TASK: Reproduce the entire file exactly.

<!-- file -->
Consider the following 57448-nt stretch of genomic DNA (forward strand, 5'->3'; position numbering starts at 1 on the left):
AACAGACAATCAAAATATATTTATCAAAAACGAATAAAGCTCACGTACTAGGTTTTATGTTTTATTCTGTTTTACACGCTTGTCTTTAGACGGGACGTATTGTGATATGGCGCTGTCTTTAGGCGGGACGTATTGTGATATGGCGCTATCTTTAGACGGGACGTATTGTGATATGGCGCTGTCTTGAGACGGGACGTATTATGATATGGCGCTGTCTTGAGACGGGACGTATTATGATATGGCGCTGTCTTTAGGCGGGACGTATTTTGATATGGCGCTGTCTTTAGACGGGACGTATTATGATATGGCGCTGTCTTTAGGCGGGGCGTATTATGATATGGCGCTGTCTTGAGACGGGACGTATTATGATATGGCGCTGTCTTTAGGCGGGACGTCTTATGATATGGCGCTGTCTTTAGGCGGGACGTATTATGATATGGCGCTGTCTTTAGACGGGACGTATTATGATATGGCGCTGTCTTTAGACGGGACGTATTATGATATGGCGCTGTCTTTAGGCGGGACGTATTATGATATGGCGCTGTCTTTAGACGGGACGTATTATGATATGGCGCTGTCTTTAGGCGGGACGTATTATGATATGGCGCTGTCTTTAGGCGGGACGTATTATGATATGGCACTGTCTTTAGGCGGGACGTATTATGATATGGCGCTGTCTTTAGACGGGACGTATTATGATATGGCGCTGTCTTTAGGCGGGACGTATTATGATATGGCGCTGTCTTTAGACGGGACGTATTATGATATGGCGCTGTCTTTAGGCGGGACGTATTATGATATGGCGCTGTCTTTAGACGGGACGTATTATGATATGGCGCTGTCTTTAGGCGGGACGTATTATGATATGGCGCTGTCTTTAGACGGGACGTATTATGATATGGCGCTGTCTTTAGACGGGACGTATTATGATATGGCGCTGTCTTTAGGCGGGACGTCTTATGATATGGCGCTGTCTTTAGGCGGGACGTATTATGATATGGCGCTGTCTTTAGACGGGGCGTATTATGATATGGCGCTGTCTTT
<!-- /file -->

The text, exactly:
Consider the following 57448-nt stretch of genomic DNA (forward strand, 5'->3'; position numbering starts at 1 on the left):
AACAGACAATCAAAATATATTTATCAAAAACGAATAAAGCTCACGTACTAGGTTTTATGTTTTATTCTGTTTTACACGCTTGTCTTTAGACGGGACGTATTGTGATATGGCGCTGTCTTTAGGCGGGACGTATTGTGATATGGCGCTATCTTTAGACGGGACGTATTGTGATATGGCGCTGTCTTGAGACGGGACGTATTATGATATGGCGCTGTCTTGAGACGGGACGTATTATGATATGGCGCTGTCTTTAGGCGGGACGTATTTTGATATGGCGCTGTCTTTAGACGGGACGTATTATGATATGGCGCTGTCTTTAGGCGGGGCGTATTATGATATGGCGCTGTCTTGAGACGGGACGTATTATGATATGGCGCTGTCTTTAGGCGGGACGTCTTATGATATGGCGCTGTCTTTAGGCGGGACGTATTATGATATGGCGCTGTCTTTAGACGGGACGTATTATGATATGGCGCTGTCTTTAGACGGGACGTATTATGATATGGCGCTGTCTTTAGGCGGGACGTATTATGATATGGCGCTGTCTTTAGACGGGACGTATTATGATATGGCGCTGTCTTTAGGCGGGACGTATTATGATATGGCGCTGTCTTTAGGCGGGACGTATTATGATATGGCACTGTCTTTAGGCGGGACGTATTATGATATGGCGCTGTCTTTAGACGGGACGTATTATGATATGGCGCTGTCTTTAGGCGGGACGTATTATGATATGGCGCTGTCTTTAGACGGGACGTATTATGATATGGCGCTGTCTTTAGGCGGGACGTATTATGATATGGCGCTGTCTTTAGACGGGACGTATTATGATATGGCGCTGTCTTTAGGCGGGACGTATTATGATATGGCGCTGTCTTTAGACGGGACGTATTATGATATGGCGCTGTCTTTAGACGGGACGTATTATGATATGGCGCTGTCTTTAGGCGGGACGTCTTATGATATGGCGCTGTCTTTAGGCGGGACGTATTATGATATGGCGCTGTCTTTAGACGGGGCGTATTATGATATGGCGCTGTCTTT